Despite big errors we can’t ignore his successes: STEPHEN DAISLEY argues that Tony Blair deserves his knighthood
This day was always going to come. Convention dictates that all prime ministers eventually join the Order of the Garter – even the ones, like James Callaghan, that nobody actually voted for.
And let me be clear that I have no loyalty to the Labour Party: I’m a political centrist who believes ministers should let us hold on to most of our money and generally keep the ship of state afloat.
There are aspects of Tony Blair’s behaviour that I find objectionable: his toe-curling money-grubbing from dodgy dictators after leaving office; his refusal to accept the Brexit result.
But despite that, there is also much to admire. He was the Labour leader who understood the concerns of Middle Britain, instead of dismissing them – as the Left so often does – with a sneer.
His open-minded, pluralistic approach allowed him to sell liberal policies to an essentially conservative nation
This open-minded, pluralistic approach allowed him to sell liberal policies to an essentially conservative nation.
Old Labour redistributed wealth through vicious taxation, especially on the middle classes. New Labour focused on growing the economy. Prosperity, this business-friendly party understood, increased revenue.
Instead of demonising aspiration, Blair celebrated it. He promised to be ‘tough on crime, tough on the causes of crime’. Police numbers rose 12 per cent during his premiership.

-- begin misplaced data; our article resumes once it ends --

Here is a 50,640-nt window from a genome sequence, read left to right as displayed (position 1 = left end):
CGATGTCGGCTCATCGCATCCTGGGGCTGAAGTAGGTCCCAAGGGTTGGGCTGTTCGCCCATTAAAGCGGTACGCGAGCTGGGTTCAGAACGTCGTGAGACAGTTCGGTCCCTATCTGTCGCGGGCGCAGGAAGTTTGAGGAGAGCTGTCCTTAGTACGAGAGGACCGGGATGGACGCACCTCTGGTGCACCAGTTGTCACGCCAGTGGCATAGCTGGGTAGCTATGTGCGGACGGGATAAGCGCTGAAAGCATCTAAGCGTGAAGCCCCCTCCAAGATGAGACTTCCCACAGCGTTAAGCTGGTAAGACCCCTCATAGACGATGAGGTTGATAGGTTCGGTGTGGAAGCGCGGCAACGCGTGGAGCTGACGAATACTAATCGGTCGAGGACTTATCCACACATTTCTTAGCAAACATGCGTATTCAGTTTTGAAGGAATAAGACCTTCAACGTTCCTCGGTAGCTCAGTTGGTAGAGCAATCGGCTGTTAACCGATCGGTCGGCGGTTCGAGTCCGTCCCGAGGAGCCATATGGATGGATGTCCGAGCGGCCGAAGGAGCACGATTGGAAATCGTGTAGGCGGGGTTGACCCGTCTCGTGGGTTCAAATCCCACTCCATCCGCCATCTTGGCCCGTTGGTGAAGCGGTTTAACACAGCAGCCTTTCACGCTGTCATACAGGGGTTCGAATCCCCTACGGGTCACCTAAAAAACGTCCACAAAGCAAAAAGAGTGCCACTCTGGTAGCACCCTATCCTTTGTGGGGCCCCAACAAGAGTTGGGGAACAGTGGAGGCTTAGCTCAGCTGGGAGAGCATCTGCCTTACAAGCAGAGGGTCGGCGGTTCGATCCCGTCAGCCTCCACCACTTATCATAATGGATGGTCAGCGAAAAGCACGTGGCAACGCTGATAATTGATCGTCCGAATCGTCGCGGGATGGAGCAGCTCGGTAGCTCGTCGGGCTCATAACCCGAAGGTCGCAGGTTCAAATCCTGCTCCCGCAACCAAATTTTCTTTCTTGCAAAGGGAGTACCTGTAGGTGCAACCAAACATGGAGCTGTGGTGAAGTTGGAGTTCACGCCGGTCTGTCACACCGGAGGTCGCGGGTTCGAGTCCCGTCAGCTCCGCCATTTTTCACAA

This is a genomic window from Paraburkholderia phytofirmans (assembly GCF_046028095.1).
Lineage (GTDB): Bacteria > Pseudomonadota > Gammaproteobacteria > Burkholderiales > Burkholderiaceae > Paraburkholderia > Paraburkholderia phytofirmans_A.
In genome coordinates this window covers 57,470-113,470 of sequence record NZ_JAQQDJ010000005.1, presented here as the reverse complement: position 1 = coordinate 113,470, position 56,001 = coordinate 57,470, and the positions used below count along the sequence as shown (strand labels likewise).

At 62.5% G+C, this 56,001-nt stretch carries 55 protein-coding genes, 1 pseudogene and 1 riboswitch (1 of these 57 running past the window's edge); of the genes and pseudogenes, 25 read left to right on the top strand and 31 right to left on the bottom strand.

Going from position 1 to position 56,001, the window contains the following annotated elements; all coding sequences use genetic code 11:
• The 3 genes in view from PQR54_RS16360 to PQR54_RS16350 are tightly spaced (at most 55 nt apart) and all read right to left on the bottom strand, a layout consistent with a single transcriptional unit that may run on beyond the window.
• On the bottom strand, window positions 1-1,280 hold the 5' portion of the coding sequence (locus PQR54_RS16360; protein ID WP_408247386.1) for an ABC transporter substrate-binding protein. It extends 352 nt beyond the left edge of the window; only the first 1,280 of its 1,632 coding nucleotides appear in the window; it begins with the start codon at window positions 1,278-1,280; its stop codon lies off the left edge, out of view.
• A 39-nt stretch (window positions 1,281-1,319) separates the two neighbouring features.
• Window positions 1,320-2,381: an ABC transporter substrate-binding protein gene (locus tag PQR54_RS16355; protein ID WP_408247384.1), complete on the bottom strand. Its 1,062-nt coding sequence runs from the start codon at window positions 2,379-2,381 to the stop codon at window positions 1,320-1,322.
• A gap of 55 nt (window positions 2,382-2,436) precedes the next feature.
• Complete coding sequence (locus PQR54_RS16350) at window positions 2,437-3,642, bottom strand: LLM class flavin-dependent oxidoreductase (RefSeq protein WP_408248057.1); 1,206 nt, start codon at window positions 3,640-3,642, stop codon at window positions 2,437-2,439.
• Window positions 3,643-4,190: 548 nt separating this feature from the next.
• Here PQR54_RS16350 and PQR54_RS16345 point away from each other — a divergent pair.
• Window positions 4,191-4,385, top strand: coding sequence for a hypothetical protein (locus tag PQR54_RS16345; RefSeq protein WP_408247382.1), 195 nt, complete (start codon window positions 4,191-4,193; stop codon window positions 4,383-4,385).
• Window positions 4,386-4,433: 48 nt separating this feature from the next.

But equally he recognised that crime would never fall unless he also tackled deprivation and hopelessness.
Where Blair truly stood out was in foreign policy. Few young people today understand how, before the 1998 Good Friday Agreement, the spectre of Irish republican terrorism hung over the streets of Belfast and London alike.
I continue to believe Britain did the right thing in overthrowing Saddam Hussein. True leadership seldom wins friends
After 9/11, Blair saw Islamism for the threat to liberal democracy it was, cracking down on domestic extremists and asserting abroad the British values of freedom, tolerance and the rule of law.
There are many who disagree with him on Iraq. I respect their principles but I continue to believe Britain did the right thing in overthrowing Saddam Hussein. True leadership seldom wins friends.
More recently, he has been a voice of reason on the pandemic. He was an early advocate of mass-testing and for the vaccinated to be exempt from lockdown. Many lives – and businesses – might have been saved had ministers listened.
Tony Blair created a fairer, more tolerant country at home and stood up for desperate people overseas. Whatever his flaws and mistakes, that is the legacy of a statesman. It is right that his achievements be so recognised.